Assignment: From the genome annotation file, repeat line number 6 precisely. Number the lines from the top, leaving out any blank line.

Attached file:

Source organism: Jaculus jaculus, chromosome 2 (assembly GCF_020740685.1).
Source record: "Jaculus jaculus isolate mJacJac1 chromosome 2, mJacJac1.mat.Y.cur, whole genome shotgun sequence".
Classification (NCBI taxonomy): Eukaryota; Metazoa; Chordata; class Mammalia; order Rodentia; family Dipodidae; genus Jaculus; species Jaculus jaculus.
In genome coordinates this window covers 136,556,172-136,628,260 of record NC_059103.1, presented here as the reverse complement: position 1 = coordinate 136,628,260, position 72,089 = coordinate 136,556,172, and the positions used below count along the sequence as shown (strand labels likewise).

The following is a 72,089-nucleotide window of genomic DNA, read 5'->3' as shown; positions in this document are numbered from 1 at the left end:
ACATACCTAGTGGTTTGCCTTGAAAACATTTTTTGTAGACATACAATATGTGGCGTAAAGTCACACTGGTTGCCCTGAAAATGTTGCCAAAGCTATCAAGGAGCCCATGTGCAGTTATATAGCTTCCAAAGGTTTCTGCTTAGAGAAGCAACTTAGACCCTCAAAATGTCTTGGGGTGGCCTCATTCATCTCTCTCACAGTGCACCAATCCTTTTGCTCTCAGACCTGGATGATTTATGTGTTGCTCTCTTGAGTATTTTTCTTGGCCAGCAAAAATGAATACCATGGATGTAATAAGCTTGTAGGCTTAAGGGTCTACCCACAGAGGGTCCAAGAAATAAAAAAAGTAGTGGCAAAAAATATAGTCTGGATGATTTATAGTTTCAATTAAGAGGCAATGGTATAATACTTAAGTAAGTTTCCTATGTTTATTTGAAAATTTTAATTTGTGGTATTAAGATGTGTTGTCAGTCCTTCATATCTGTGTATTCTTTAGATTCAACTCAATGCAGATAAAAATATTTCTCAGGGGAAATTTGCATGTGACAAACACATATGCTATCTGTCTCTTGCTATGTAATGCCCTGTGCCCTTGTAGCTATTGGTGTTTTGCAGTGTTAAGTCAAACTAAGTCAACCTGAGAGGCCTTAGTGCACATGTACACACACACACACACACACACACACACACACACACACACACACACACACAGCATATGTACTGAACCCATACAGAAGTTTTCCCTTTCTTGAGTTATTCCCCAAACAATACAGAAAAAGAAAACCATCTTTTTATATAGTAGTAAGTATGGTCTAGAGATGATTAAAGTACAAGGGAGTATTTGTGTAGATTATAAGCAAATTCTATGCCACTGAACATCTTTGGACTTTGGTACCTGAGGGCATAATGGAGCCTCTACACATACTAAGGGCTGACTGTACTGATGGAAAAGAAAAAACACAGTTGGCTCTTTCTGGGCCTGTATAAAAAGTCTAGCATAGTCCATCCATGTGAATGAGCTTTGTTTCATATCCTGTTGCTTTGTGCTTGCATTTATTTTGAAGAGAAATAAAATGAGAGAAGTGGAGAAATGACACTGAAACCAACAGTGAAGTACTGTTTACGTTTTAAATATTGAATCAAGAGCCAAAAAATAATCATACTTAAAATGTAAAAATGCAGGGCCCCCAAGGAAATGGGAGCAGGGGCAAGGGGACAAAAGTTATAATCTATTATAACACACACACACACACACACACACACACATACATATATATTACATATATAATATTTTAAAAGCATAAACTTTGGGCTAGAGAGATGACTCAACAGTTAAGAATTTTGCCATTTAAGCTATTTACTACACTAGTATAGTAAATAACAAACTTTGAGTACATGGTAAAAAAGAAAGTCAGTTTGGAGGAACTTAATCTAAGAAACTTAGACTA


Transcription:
ACATACCTAGTGGTTTGCCTTGAAAACATTTTTTGTAGACATACAATATGTGGCGTAAAGTCACACTGGTTGCCCTGAAAATGTTGCCAAAGCTATCAAGGAGCCCATGTGCAGTTATATAGCTTCCAAAGGTTTCTGCTTAGAGAAGCAACTTAGACCCTCAAAATGTCTTGGGGTGGCCTCATTCATCTCTCTCACAGTGCACCAATCCTTTTGCTCTCAGACCTGGATGATTTATGTGTTGCTCTCTTGAGTATTTTTCTTGGCCAGCAAAAATGAATACCATGGATGTAATAAGCTTGTAGGCTTAAGGGTCTACCCACAGAGGGTCCAAGAAATAAAAAAAGTAGTGGCAAAAAATATAGTCTGGATGATTTATAGTTTCAATTAAGAGGCAATGGTATAATACTTAAGTAAGTTTCCTATGTTTATTTGAAAATTTTAATTTGTGGTATTAAGATGTGTTGTCAGTCCTTCATATCTGTGTATTCTTTAGATTCAACTCAATGCAGATAAAAATATTTCTCAGGGGAAATTTGCATGTGACAAACACATATGCTATCTGTCTCTTGCTATGTAATGCCCTGTGCCCTTGTAGCTATTGGTGTTTTGCAGTGTTAAGTCAAACTAAGTCAACCTGAGAGGCCTTAGTGCACATGTACACACACACACACACACACACACACACACACACACACACACACACACACAGCATATGTACTGAACCCATACAGAAGTTTTCCCTTTCTTGAGTTATTCCCCAAACAATACAGAAAAAGAAAACCATCTTTTTATATAGTAGTAAGTATGGTCTAGAGATGATTAAAGTACAAGGGAGTATTTGTGTAGATTATAAGCAAATTCTATGCCACTGAACATCTTTGGACTTTGGTACCTGAGGGCATAATGGAGCCTCTACACATACTAAGGGCTGACTGTACTGATGGAAAAGAAAAAACACAGTTGGCTCTTTCTGGGCCTGTATAAAAAGTCTAGCATAGTCCATCCATGTGAATGAGCTTTGTTTCATATCCTGTTGCTTTGTGCTTGCATTTATTTTGAAGAGAAATAAAATGAGAGAAGTGGAGAAATGACACTGAAACCAACAGTGAAGTACTGTTTACGTTTTAAATATTGAATCAAGAGCCAAAAAATAATCATACTTAAAATGTAAAAATGCAGGGCCCCCAAGGAAATGGGAGCAGGGGCAAGGGGACAAAAGTTATAATCTATTATAACACACACACACACACACACACACACACATACATATATATTACATATATAATATTTTAAAAGCATAAACTTTGGGCTAGAGAGATGACTCAACAGTTAAGAATTTTGCCATTTAAGCTATTTACTACACTAGTATAGTAAATAACAAACTTTGAGTACATGGTAAAAAAGAAAGTCAGTTTGGAGGAACTTAATCTAAGAAACTTAGACTA